Teresa Middleton

Teresa Middleton

Teresa Middleton

Isolated.

I think most have had that feeling over the last few months. As hard as this situation has been, it has been especially difficult for youth. Mental health is a major concern for youth in our country and teens are asking for more openness about the issue.

A survey to discover what teens think about mental health was commissioned by the National 4-H Council. The online teen survey was conducted between May 4-14 and the subsequent report titled “How Teens are Coping with the COVID-19 Pandemic” has been published. The full report can be found at www.bit.ly/3evXIUz.

Teen mental health has suffered during this time of social distancing, uncertainty about the future, disruption in routines, family adjustments, online learning — the list goes on and on. The key findings of the survey revealed:

  • 81% of teens say mental health is a significant issue for young people in the U.S. and 64% of teens believe that the experience of COVID-19 will have a lasting impact on their generation’s mental health.
  • In this stressful climate, 7 in 10 teens have experienced struggles with mental health.
  • 55% of teens say they’ve experienced anxiety, 45% excessive stress and 43% depression.
  • 61% of teens said that COVID-19 pandemic has increased their feeling of loneliness.
  • Teens today report spending 75% of their waking hours on screens during COVID-19.

If you just stop here, the picture looks pretty bleak, but there is a positive side. Most teens realize that mental health is a problem and had the following ideas about what needs to change:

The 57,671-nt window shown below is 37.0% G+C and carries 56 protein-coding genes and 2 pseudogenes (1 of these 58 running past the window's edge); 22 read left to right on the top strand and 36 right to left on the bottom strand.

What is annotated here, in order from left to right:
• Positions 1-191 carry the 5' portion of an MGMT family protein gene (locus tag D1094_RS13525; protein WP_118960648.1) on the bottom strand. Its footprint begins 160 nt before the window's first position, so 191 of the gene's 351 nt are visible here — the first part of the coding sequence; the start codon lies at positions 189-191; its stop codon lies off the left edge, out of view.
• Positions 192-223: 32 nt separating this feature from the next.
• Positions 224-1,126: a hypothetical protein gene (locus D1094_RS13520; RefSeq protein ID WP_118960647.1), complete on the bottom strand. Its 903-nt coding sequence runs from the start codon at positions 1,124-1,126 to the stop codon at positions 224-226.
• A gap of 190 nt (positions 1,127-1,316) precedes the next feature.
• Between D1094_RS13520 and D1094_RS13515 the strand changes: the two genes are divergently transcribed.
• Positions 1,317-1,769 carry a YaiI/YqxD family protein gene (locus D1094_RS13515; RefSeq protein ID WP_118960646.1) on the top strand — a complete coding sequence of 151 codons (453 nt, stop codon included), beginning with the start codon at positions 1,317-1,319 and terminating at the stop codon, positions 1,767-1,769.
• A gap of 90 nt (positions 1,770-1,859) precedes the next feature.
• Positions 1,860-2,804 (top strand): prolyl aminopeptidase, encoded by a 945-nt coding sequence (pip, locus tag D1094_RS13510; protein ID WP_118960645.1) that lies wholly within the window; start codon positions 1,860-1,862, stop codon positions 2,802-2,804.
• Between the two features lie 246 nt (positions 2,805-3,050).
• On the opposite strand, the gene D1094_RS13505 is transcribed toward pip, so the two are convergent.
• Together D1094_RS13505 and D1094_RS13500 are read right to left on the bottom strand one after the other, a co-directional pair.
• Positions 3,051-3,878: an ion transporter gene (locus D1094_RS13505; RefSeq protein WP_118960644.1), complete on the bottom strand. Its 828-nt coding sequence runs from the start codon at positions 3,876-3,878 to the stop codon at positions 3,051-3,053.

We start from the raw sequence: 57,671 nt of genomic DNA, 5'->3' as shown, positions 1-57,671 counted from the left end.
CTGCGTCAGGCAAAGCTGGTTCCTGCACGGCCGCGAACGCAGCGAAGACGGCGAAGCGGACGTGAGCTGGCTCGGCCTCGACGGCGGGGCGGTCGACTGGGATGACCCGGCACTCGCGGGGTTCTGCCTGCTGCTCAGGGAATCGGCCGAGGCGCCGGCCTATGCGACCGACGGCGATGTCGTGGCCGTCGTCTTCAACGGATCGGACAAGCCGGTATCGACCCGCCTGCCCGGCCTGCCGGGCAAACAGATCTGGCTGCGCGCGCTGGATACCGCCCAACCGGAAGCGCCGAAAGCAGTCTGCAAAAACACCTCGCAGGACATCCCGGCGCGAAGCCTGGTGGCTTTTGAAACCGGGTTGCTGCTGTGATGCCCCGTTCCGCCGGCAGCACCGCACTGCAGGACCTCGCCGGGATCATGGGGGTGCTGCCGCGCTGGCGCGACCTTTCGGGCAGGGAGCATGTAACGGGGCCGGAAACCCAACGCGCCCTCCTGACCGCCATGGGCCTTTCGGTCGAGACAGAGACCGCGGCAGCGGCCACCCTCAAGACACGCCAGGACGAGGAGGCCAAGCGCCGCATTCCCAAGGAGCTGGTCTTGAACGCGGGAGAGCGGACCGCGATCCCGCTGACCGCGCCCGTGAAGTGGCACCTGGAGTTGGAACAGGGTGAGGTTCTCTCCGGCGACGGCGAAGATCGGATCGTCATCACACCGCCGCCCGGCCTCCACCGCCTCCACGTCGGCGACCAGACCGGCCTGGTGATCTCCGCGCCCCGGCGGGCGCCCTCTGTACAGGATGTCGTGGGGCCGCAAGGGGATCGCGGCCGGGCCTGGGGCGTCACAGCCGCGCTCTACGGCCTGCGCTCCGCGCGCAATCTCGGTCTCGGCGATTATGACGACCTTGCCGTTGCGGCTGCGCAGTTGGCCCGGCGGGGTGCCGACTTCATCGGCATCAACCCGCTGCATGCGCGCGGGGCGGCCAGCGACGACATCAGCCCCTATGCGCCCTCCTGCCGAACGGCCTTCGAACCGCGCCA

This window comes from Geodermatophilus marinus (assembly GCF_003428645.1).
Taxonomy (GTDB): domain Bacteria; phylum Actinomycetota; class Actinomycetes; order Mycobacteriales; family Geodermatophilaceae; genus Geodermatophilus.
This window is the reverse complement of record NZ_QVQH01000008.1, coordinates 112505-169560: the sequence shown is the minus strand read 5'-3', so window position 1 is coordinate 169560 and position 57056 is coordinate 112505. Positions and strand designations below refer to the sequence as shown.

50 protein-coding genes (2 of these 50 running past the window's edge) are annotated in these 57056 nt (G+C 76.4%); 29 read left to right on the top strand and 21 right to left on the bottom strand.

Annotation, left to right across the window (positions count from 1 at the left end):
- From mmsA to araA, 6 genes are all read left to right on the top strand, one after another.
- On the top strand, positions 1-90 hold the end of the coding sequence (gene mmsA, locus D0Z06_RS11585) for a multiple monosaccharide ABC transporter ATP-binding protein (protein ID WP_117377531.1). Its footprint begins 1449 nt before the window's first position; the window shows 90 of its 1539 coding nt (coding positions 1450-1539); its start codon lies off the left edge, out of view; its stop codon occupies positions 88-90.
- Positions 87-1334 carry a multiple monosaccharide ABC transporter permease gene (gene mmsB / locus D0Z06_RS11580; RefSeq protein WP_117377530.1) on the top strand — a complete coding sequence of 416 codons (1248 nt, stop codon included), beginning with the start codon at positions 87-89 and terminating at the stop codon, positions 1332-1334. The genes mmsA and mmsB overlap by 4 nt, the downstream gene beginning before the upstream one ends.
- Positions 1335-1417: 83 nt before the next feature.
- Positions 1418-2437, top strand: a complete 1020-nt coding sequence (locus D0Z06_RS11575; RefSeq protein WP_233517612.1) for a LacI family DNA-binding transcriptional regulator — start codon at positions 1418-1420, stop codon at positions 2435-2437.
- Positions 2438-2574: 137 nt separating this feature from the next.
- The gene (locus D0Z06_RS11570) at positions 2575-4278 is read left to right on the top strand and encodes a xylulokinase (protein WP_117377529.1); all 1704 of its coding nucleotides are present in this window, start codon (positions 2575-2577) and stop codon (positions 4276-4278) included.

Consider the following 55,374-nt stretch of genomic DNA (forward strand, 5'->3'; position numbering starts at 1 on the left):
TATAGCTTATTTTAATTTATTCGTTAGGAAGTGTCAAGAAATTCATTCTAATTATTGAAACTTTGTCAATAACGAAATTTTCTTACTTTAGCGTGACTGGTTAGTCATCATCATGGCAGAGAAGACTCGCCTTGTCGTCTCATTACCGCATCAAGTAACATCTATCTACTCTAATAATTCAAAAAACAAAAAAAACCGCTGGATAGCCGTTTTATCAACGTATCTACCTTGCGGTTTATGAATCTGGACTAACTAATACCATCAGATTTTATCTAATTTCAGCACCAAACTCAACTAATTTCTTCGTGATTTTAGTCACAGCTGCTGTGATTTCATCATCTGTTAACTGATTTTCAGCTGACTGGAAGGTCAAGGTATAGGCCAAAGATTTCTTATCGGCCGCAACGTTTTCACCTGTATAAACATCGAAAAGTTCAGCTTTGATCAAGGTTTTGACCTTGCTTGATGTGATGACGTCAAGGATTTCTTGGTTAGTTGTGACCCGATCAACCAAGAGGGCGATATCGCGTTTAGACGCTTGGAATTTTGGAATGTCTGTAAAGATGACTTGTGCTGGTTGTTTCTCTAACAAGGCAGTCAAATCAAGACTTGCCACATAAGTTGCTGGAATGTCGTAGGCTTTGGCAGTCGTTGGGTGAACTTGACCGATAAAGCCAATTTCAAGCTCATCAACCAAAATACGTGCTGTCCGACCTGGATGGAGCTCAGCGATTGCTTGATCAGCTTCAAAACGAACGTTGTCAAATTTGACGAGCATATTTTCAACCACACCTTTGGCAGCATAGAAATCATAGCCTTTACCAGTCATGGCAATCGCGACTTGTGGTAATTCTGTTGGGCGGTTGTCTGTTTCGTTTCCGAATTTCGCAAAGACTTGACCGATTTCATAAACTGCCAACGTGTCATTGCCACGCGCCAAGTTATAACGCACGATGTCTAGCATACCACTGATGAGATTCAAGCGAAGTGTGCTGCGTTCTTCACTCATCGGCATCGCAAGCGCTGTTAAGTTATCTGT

• 82% of teens are calling on America to talk more openly and honestly about mental health issues in this country.
  • 79% of teens surveyed wish there was an inclusive environment or safe space for people in school to talk about mental health.

Studies show that stress affects the brain, but not all stress is bad. Positive relationships and environments can cushion the effects of stress and help bring about healthy development. Trusting relationships between youth and adults can help offset the effects of stress and help youth become independent and autonomous.

4-H believes that youth mentorship can help teens deal with stress, now and in the future. 4-H fosters developmental relationships between youth and adults by expressing care, challenging growth, providing support, sharing power and expanding possibilities. 4-H also helps members thrive through positive emotionality.

Positive emotionality can be built by letting them know their feelings matter and are valid. It also teaches youth that though all feelings are valid, everyone needs to learn to manage their emotions effectively and in ways that lead to health and well-being.

Our lives are quite different than they were six months ago but we can still have a positive influence on the future. Check in with youth that you know and ask them how they are doing. And then listen. Be one of the positive adults in their lives.

Teresa Middleton is the 4-H Program Educator at OSU Extension Service of Douglas County. Teresa can be reached by email teresa.middleton@oregonstate.edu or phone at 541-672-4461.

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